Click here for PDF
Whether a public company has a duty to update prior disclosures with later-developed information is one of the knottier decisions management faces under the securities laws. In Hagan v. Khoja,1 the U.S. Supreme Court avoided the topic when it declined to review a Ninth Circuit decision2 that had allowed a securities class action to proceed. The Supreme Court’s refusal to grant the petition for certiorari disappointed those commentators who had hoped for a ruling that would bring clarity on the duty to update. However, a careful reading of the Ninth Circuit’s decision indicates that the Court was right to wait for a better case.
In Hagan, former officers of Orexigen Therapeutics, Inc. asked the Supreme Court to determine whether public companies have a duty to disclose new information to update a prior disclosure that was accurate when made as – they asserted – the Ninth Circuit had held. They urged the Court to resolve what they characterized as a split on the question among the various federal circuit courts of appeals.
Not only was the Ninth Circuit’s holding about which the officers complained fairly consistent with the positions of the other circuit courts, it was only one of a half dozen holdings in the decision that allowed the underlying case to go forward. Two of those holdings said that Orexigen should have disclosed the new information anyway, for other reasons. Accordingly, a Supreme Court reversal on the updating issue would not have had any practical effect on the case.
In a nutshell, the plaintiff in Hagan alleged that Orexigen had made a number of fraudulent public disclosures, of which four are relevant here (referred to below as Disclosure Nos. 1 – 4). Each of the disclosures related to a clinical trial that Orexigen conducted to test the safety of a drug for treating cardiac patients. At a predetermined point in the clinical trial (the “25% Analysis”), the interim results would be assessed. If they were satisfactory, the trial would continue. They were, and it did, although only for a short period because subsequent results (the “50% Analysis”) were negative.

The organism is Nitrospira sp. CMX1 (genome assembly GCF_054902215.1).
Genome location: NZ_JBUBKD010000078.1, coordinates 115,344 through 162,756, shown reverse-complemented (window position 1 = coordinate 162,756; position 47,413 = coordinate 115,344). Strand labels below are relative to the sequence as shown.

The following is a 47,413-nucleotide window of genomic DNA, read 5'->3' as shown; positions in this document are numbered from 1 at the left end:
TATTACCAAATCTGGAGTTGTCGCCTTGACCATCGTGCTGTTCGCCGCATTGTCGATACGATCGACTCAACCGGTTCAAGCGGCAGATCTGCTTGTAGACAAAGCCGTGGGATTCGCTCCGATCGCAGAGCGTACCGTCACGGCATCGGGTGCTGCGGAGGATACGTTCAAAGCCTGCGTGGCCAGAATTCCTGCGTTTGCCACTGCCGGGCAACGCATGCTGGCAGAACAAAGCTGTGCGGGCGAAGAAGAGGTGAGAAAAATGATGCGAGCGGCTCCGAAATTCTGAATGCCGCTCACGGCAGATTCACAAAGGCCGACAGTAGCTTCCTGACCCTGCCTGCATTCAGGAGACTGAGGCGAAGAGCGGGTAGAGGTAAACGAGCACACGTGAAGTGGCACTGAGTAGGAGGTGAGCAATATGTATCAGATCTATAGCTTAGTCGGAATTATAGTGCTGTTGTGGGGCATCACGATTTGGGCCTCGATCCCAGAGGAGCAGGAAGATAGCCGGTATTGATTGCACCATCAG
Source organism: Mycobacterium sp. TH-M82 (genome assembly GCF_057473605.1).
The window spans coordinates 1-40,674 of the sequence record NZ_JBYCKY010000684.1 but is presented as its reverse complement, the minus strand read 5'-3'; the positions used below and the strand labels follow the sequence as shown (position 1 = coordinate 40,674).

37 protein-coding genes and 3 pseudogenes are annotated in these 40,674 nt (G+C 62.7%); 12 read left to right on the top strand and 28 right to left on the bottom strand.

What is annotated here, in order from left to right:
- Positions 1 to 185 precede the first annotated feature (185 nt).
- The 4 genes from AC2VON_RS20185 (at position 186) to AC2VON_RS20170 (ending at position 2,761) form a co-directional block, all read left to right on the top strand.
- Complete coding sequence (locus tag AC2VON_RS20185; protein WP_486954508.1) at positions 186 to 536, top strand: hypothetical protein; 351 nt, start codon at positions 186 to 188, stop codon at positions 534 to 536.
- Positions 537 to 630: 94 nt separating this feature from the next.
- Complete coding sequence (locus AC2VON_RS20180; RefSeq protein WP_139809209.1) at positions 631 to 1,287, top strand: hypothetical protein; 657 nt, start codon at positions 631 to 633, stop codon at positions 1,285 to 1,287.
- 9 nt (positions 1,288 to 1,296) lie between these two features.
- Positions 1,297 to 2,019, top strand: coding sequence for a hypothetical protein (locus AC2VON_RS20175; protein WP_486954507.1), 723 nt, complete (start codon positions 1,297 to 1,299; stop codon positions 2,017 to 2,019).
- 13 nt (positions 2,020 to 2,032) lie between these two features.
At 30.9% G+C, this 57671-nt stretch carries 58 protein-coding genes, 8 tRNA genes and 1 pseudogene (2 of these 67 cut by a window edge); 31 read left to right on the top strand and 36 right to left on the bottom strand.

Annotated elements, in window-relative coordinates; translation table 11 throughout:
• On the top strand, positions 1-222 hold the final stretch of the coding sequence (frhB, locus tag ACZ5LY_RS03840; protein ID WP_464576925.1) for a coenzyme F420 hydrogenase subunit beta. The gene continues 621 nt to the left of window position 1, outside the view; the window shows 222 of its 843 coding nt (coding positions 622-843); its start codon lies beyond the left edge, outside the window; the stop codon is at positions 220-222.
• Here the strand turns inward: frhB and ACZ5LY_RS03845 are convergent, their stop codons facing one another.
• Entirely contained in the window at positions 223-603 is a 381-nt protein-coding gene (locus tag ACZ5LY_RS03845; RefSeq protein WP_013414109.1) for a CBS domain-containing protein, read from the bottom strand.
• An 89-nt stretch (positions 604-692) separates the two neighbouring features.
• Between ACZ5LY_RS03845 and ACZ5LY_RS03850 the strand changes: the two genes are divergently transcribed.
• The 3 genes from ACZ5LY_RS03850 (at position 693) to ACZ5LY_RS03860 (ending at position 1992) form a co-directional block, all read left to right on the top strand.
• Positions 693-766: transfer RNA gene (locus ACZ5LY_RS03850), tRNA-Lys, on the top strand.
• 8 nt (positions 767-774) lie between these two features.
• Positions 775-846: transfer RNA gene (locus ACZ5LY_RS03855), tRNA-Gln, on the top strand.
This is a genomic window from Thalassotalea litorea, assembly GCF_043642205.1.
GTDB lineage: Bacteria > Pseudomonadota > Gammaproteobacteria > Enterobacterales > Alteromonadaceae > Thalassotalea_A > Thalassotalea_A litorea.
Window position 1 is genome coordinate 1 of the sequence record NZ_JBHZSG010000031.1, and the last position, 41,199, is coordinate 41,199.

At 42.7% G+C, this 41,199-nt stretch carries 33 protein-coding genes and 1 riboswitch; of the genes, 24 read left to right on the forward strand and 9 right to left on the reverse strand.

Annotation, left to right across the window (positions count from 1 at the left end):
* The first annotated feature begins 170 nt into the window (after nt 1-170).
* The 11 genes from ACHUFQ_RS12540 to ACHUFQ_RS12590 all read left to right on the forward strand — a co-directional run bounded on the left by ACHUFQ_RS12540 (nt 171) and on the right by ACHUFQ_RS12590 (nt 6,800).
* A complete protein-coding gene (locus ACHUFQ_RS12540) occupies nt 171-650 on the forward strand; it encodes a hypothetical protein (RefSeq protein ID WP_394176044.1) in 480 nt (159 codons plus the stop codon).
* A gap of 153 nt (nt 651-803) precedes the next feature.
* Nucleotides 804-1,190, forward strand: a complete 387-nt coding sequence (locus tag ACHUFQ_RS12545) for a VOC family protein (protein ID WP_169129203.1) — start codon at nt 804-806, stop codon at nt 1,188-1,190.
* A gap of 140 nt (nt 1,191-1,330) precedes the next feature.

- Orexigen disclosed results of the 25% Analysis in Disclosure No. 1.Those results were unexpectedly positive and the company emphasized their significance, causing its stock price to spike up.The Ninth Circuit held that, although the disclosure of the results might have been literally accurate, a jury could find that other facts in the company’s possession at that time made the significance statement misleading by omission. Accordingly, it allowed the plaintiff’s claim about Disclosure No. 1 to go forward.
- Two months later, Orexigen again discussed the clinical trial in Disclosure No. 2. By that time, the company had received the 50% Analysis results, which were so negative that they had already caused the trial to be stopped. However, it did not disclose them or the fact of the trial’s termination. The Ninth Circuit agreed with the plaintiff that Orexigen was obligated to disclose the 50% Analysis results because, even if the 25% Analysis results remained literally accurate, their “weight was diminished” by the 50% Analysis results.It was this holding about which Hagan and his fellow former officers petitioned for the Supreme Court review.
- In Disclosure No. 3, the same day as Disclosure No. 2, Orexigen made statements about the status of the clinical trial that, the Ninth Circuit held, could be found to be misleading because they omitted necessary information, including the 50% Analysis results. This basis for requiring disclosure of the 50% Analysis results was independent from the basis for disclosure relevant to Disclosure No. 2.
- In Disclosure No. 4, also the same day, Orexigen made further statements about the clinical trial that the Ninth Circuit held could also be found to be misleading because they also omitted necessary information, including the 50% Analysis results. Again, this basis for requiring disclosure of the 50% Analysis results was independent from the basis for disclosure relevant to Disclosure No. 2.